So now, I'm more of a believer. In some cases at least, it really looks like there is intentional traffic throttling as a primary phenomenon. Consider this quote from a Google patent:
| ...Search engine 125 may take measures to prevent spam attempts by, for example, employing hysteresis to allow a rank to grow at a certain rate. In another implementation, the rank for a given document may be allowed a certain maximum threshold of growth over a predefined window of time. |
DOCUMENT SCORING BASED ON LINK-BASED CRITERIA [appft1.uspto.gov] - 2007 patent application filing
I know that a patent mention doesn't prove that Google actually IS throttling, but it sure indicates that they've thought about it - and that makes the accounts of throttling from website owners a lot more credible for me.
I also appreciate that few of us want to think that our website is "spam" in Google's eyes. However, Google can be pretty free using the label "spam". i've heard it applied it to, for example, thin affiliate sites. So it doesn't surprise me to read the label "spam" when a backlink profile is too far away from the "natural" picture that Google expects -- at least from the viewpoint of their patents.
| 10:50 am on Aug 7, 2009 (gmt 0)|
But surely if the backlink profile is not what Google expects then they would just give less weight to it?
With the scenario you describe they have to
(a) identify the profile
(b) allow the links to count fully
(c) THEN apply some control measure - throttling.
Why not instead
(a) identify the profile
(b) count the links in a different way
Added : If this was something that went on for a few months it could be explained by Google trying out different link profiles for certain terms, measuring the user experience, then making a permanent algo adjustment to favour sites with the profiles Google users prefer. But INH says he's seen this for a year which seems like an awfuly long test time with the size of Google's data set.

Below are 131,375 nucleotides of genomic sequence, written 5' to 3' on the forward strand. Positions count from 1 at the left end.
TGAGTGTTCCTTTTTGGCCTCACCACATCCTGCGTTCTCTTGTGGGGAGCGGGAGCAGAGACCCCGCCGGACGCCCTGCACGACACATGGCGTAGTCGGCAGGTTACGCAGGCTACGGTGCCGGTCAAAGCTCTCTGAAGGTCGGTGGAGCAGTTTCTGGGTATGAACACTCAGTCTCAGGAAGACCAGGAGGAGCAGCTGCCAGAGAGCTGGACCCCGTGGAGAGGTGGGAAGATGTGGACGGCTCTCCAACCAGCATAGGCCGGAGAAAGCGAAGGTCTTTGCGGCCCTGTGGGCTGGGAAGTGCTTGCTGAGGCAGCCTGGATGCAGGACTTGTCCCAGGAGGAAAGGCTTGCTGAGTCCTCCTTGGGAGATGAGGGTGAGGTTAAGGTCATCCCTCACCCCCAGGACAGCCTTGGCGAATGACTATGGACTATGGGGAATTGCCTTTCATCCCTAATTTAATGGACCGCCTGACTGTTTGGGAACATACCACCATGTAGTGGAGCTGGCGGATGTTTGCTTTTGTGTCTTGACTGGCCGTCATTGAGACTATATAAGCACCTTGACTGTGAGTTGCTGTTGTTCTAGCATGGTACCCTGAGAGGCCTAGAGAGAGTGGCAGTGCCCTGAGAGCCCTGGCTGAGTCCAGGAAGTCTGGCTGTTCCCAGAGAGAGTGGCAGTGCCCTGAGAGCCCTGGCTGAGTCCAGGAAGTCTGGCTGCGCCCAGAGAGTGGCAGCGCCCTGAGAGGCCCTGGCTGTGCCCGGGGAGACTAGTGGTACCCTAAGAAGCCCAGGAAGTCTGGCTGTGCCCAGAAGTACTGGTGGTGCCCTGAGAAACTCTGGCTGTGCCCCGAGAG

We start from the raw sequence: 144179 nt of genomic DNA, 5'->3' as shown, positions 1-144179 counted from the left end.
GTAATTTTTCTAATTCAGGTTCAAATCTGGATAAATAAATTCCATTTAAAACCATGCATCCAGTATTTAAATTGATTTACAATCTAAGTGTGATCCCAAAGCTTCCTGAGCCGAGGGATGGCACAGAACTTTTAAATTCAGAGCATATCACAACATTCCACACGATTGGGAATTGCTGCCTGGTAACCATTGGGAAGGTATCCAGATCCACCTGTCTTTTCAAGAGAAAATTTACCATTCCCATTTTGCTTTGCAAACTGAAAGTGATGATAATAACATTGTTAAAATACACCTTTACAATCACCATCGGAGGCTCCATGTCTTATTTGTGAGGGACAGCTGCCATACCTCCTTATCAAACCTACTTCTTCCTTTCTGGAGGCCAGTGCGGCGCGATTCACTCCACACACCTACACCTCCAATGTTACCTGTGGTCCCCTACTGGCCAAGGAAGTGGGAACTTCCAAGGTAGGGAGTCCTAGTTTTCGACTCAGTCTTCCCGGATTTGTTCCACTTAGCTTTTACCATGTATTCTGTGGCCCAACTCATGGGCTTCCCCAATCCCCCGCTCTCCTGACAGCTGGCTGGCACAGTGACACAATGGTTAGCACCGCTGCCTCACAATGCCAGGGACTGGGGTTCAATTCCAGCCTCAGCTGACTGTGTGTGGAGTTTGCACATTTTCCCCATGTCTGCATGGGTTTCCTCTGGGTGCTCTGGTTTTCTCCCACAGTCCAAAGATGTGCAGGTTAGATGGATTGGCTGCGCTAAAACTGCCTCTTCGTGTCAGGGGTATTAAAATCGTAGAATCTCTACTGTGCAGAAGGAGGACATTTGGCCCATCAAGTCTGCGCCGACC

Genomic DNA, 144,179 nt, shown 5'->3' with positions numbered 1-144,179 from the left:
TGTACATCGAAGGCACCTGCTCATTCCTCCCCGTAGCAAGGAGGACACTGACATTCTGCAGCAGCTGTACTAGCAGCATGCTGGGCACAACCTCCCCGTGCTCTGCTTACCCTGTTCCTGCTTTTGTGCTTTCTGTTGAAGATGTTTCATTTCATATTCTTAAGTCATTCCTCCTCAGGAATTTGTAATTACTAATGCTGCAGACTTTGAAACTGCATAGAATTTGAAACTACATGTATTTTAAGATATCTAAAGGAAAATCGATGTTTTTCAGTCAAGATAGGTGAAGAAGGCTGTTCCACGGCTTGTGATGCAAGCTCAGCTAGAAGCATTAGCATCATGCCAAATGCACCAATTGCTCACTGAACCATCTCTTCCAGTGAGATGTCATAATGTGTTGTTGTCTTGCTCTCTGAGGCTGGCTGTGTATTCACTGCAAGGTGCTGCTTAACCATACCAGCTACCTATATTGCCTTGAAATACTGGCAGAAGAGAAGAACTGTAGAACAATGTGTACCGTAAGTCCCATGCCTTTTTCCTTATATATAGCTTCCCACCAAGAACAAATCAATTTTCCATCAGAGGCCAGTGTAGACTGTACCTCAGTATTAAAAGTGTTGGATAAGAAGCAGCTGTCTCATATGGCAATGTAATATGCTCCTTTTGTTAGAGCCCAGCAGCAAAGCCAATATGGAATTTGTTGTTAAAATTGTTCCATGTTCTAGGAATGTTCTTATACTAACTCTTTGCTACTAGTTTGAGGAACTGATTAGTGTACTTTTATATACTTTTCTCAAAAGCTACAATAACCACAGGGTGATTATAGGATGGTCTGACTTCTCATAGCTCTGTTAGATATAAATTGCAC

| 12:54 pm on Aug 7, 2009 (gmt 0)|
I'm assuming that a trust issue is the main factor with unbalanced backlink profiles. Improved trust, through improved diversity in backlink types, is the factor that can remove throttling.
So just how do you do that? Well, "you" can't do it -- it needs to sot of "happen" because your site becomes so appreciated by others. At least that's the wavelength I'm getting from Google's public statements.
| 3:39 am on Aug 8, 2009 (gmt 0)|
I think exactly like Reno (#b).
I take their word of "do no evil". In this respect, and in the greater scheme of things they may view the index as a way to distribute traffic as best as possible and give a shot to as many site owners as possible. Thus, the yoyoing.
Back in '05, I had a feeling that aff's. sites that were promoting few if not just one sponsor were demoded and replaced by sites that compiled listings and acted as distributors of traffic. Before this, directories were made prominent. Today, these attempts may not be enough to get traffic to as many sites as possible, therefore the need to rotate. And in so doing, test which sites may make it to the bigger league to play with the big boys. There may be so many good sites by now representing each keyword that Google might be able to compile several top ranking page results indistinctly.
To an outsider, the index may look confusing. But to them, it may only reflect their vision. *Resistance is futile*.
Aside for those sites that have excelled and would always show at the top no matter what, the rest of us may be mere mortals that have yet to prove ourselves.
| 4:01 am on Aug 8, 2009 (gmt 0)|
|I take their word of "do no evil" |
I recently read a comment from Google that clarified the "slogan". It's "Don't BE evil" -- it's truly impossible not to DO any evil at all. I think I get it - it's more about motives or intentions.
So I'm building an algo that will sort out what Google intentions really are. I'll be doing sentiment analysis of all the published comments from Googlers. I'll also hire a a few thousand human raters to assign an Evil Rank score to each statement. Then I'll combine all the data with some secret sauce (hey, it's my algo, I'm entitled) and the final Evil Rank score should be zero, right? But I won't tell Google what their score is - it will just be N/A. If they care, they'll have to guess ;)
But seriously, with regard to affiliate sites, I think it was John Mueller who said something like "You need to build a useful site first and then you can add some affiliate links and you'll be fine. Don't build an affiliate site first and then try to add some extra value."
| 6:53 am on Aug 8, 2009 (gmt 0)|
|build a useful site first and then you can add some affiliate links and you'll be fine |